Skip to main content Skip to Navigation Skip to Footer

AstraZeneca Vaccine

Common questions and answers to pausing the administration of the AstraZeneca vaccine

Why is the Ontario government pausing the use of AstraZeneca?

As of May 11th, 2021, Ontario has paused the rollout and administration of first doses of the AstraZeneca COVID-19 vaccine/COVISHIELD vaccine. This decision was made out of an abundance of caution due to an observed increase in the rare blood clotting condition, known as vaccine-induced immune thrombotic thrombocytopenia (VITT). Over last few days, there have been increased reports of VITT (1.7 per 100,000, up from 0.9 per 100,000 doses administered).

The decision to pause is also based on the increased and reliable supply of the Pfizer and Moderna mRNA vaccines and the downward trend in cases.

Public Health Ontario, the Science Advisory Table and federal, provincial, and territorial partners, are reviewing the data to consider options for the use of the AstraZeneca vaccine moving forward.

I already received my first dose of AstraZeneca, what about my second dose?

Ontario is pausing the rollout and administration of first doses of the AstraZeneca vaccine at this time.

Data from the UK points to a much-reduced risk of vaccine-induced immune thrombotic thrombocytopenia (VITT) in second doses of AstraZeneca.

Based on the much higher risks of COVID-19 infection recently observed in Ontario including hospitalization, serious illness and death, we maintain that those who received their first dose with the AstraZeneca vaccine did absolutely the right thing to prevent illness, and to protect their communities.

A second dose of a COVID-19 vaccine is needed for the best protection against COVID-19. Being fully vaccinated is especially important because it provides much better protection against the delta variant of concern (VOC) that is now in the region.

Those who have received a first dose of AstraZeneca/COVISHIELD COVID-19 vaccine have a choice about the type of vaccine for the second dose:

  • Receive the AstraZeneca/COVISHIELD COVID-19 vaccine for the second dose no less than 8 weeks following the first dose, or
  • Receive an mRNA COVID-19 vaccine (Pfizer-BioNTech or Moderna) for the second dose no less than 8 weeks following the first dose. 

The National Advisory Committee on Immunization (NACI) updated their recommendations on June 17, 2021 for individuals who received a first dose of AstraZeneca/COVISHIELD. An mRNA vaccine is now preferred for second doses because current evidence suggests this may produce a better immune response and there is good safety data about having an mRNA vaccine for a second dose.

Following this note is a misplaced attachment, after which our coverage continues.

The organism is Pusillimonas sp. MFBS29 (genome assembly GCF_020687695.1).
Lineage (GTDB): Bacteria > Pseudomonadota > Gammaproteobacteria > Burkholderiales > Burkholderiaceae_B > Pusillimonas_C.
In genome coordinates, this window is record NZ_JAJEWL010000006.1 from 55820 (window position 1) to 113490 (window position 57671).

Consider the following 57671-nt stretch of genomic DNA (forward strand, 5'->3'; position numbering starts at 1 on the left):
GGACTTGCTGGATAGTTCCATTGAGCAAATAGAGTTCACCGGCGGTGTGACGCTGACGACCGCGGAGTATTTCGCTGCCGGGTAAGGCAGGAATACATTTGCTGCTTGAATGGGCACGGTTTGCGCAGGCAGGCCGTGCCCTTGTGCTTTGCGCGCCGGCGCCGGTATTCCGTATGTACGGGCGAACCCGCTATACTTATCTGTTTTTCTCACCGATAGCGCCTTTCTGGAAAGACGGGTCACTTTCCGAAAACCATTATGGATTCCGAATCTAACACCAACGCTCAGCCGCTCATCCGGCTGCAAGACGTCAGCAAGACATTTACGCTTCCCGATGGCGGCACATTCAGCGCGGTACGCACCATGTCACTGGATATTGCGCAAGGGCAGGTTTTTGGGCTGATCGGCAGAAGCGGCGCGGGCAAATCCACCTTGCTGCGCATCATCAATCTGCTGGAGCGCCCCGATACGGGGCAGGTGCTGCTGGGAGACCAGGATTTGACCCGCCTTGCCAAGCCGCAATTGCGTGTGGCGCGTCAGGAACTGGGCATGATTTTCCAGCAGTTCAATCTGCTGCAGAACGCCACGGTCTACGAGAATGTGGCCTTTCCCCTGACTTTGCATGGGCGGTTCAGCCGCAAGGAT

Individuals who receive two doses of the AstraZeneca/COVISHIELD vaccine are considered protected and do not require additional doses. Two doses of AstraZeneca/ COVISHIELD COVID-19 vaccine provide good protection against symptomatic COVID-19 and severe outcomes, like hospitalizations and death. 

I already received the AstraZeneca vaccine, should I be worried?

Individuals who received the AstraZeneca COVID-19 vaccine were asked to monitor for the following symptoms for 20 days after receiving the vaccine: shortness of breath, chest pain, leg swelling, persistent abdominal pain, neurological symptoms including sudden onset of severe or persistent worsening headaches or blurred vision, skin bruising (other than at the site of vaccination) or petechiae. You are unlikely to experience any side effects related to AstraZeneca if it has been more than 20 days since you received the vaccine.

Based on the much higher risks of COVID-19 infection recently observed in Ontario including hospitalization, serious illness and death, we maintain that those who received their first dose with the AstraZeneca vaccine did absolutely the right thing to prevent illness, and to protect their communities.

Why did the government approve AstraZeneca if it isn’t safe?

Health Canada has completed a rigorous scientific review of the available medical evidence to assess the safety of the AstraZeneca COVID-19 Vaccine. As with all vaccines, there was continued monitoring for the safety and efficacy of the AstraZeneca COVID-19 vaccine after authorization.

This decision was made out of an abundance of caution due to an observed increase in the rare blood clotting condition, known as vaccine-induced immune thrombotic thrombocytopenia (VITT). Over last few days, there have been increased reports of VITT (1.7 per 100,000, up from 0.9 per 100,000 doses administered).

Public Health Ontario, the Science Advisory Table and federal, provincial, and territorial partners, are reviewing the data to consider options for the use of the AstraZeneca vaccine moving forward.